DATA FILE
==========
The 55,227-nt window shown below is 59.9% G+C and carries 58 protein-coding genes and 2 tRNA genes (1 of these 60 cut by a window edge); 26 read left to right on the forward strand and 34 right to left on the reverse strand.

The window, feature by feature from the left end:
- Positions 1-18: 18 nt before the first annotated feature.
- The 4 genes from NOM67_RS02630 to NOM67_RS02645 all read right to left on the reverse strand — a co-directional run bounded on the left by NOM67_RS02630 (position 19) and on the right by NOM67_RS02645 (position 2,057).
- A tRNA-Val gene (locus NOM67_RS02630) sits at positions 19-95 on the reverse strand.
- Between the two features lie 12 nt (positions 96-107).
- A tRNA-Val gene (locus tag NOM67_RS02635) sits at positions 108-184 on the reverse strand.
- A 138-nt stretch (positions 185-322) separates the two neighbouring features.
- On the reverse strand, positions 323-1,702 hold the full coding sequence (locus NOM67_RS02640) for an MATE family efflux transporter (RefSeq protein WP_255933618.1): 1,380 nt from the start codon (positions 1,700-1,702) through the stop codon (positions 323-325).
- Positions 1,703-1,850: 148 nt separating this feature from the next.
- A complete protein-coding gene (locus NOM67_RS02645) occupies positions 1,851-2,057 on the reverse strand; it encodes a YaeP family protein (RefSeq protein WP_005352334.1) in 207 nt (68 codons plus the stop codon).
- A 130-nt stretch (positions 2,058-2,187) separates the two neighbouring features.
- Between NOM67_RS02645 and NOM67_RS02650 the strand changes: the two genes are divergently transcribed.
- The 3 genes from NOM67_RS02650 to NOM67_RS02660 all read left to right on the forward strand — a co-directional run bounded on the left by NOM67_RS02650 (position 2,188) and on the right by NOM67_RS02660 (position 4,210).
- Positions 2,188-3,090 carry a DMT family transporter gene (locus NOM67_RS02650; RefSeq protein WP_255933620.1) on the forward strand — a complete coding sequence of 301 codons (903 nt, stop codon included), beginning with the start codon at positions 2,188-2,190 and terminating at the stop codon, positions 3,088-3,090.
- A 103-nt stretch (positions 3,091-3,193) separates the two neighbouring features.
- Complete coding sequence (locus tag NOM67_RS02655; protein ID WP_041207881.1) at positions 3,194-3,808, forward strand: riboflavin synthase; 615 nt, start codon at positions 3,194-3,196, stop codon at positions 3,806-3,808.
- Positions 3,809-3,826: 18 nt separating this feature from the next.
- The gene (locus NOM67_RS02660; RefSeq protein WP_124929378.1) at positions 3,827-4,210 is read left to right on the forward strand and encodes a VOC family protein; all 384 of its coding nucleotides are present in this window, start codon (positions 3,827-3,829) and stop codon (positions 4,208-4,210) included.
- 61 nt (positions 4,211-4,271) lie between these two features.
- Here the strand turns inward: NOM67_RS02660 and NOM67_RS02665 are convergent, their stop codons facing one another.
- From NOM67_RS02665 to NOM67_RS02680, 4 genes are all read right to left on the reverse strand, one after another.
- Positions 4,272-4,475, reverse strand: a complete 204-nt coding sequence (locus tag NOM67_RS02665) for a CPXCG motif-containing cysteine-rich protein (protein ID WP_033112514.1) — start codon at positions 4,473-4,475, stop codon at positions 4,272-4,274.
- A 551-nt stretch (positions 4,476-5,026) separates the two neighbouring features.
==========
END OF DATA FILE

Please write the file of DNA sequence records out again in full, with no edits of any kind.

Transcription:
The 55,227-nt window shown below is 59.9% G+C and carries 58 protein-coding genes and 2 tRNA genes (1 of these 60 cut by a window edge); 26 read left to right on the forward strand and 34 right to left on the reverse strand.

The window, feature by feature from the left end:
- Positions 1-18: 18 nt before the first annotated feature.
- The 4 genes from NOM67_RS02630 to NOM67_RS02645 all read right to left on the reverse strand — a co-directional run bounded on the left by NOM67_RS02630 (position 19) and on the right by NOM67_RS02645 (position 2,057).
- A tRNA-Val gene (locus NOM67_RS02630) sits at positions 19-95 on the reverse strand.
- Between the two features lie 12 nt (positions 96-107).
- A tRNA-Val gene (locus tag NOM67_RS02635) sits at positions 108-184 on the reverse strand.
- A 138-nt stretch (positions 185-322) separates the two neighbouring features.
- On the reverse strand, positions 323-1,702 hold the full coding sequence (locus NOM67_RS02640) for an MATE family efflux transporter (RefSeq protein WP_255933618.1): 1,380 nt from the start codon (positions 1,700-1,702) through the stop codon (positions 323-325).
- Positions 1,703-1,850: 148 nt separating this feature from the next.
- A complete protein-coding gene (locus NOM67_RS02645) occupies positions 1,851-2,057 on the reverse strand; it encodes a YaeP family protein (RefSeq protein WP_005352334.1) in 207 nt (68 codons plus the stop codon).
- A 130-nt stretch (positions 2,058-2,187) separates the two neighbouring features.
- Between NOM67_RS02645 and NOM67_RS02650 the strand changes: the two genes are divergently transcribed.
- The 3 genes from NOM67_RS02650 to NOM67_RS02660 all read left to right on the forward strand — a co-directional run bounded on the left by NOM67_RS02650 (position 2,188) and on the right by NOM67_RS02660 (position 4,210).
- Positions 2,188-3,090 carry a DMT family transporter gene (locus NOM67_RS02650; RefSeq protein WP_255933620.1) on the forward strand — a complete coding sequence of 301 codons (903 nt, stop codon included), beginning with the start codon at positions 2,188-2,190 and terminating at the stop codon, positions 3,088-3,090.
- A 103-nt stretch (positions 3,091-3,193) separates the two neighbouring features.
- Complete coding sequence (locus tag NOM67_RS02655; protein ID WP_041207881.1) at positions 3,194-3,808, forward strand: riboflavin synthase; 615 nt, start codon at positions 3,194-3,196, stop codon at positions 3,806-3,808.
- Positions 3,809-3,826: 18 nt separating this feature from the next.
- The gene (locus NOM67_RS02660; RefSeq protein WP_124929378.1) at positions 3,827-4,210 is read left to right on the forward strand and encodes a VOC family protein; all 384 of its coding nucleotides are present in this window, start codon (positions 3,827-3,829) and stop codon (positions 4,208-4,210) included.
- 61 nt (positions 4,211-4,271) lie between these two features.
- Here the strand turns inward: NOM67_RS02660 and NOM67_RS02665 are convergent, their stop codons facing one another.
- From NOM67_RS02665 to NOM67_RS02680, 4 genes are all read right to left on the reverse strand, one after another.
- Positions 4,272-4,475, reverse strand: a complete 204-nt coding sequence (locus tag NOM67_RS02665) for a CPXCG motif-containing cysteine-rich protein (protein ID WP_033112514.1) — start codon at positions 4,473-4,475, stop codon at positions 4,272-4,274.
- A 551-nt stretch (positions 4,476-5,026) separates the two neighbouring features.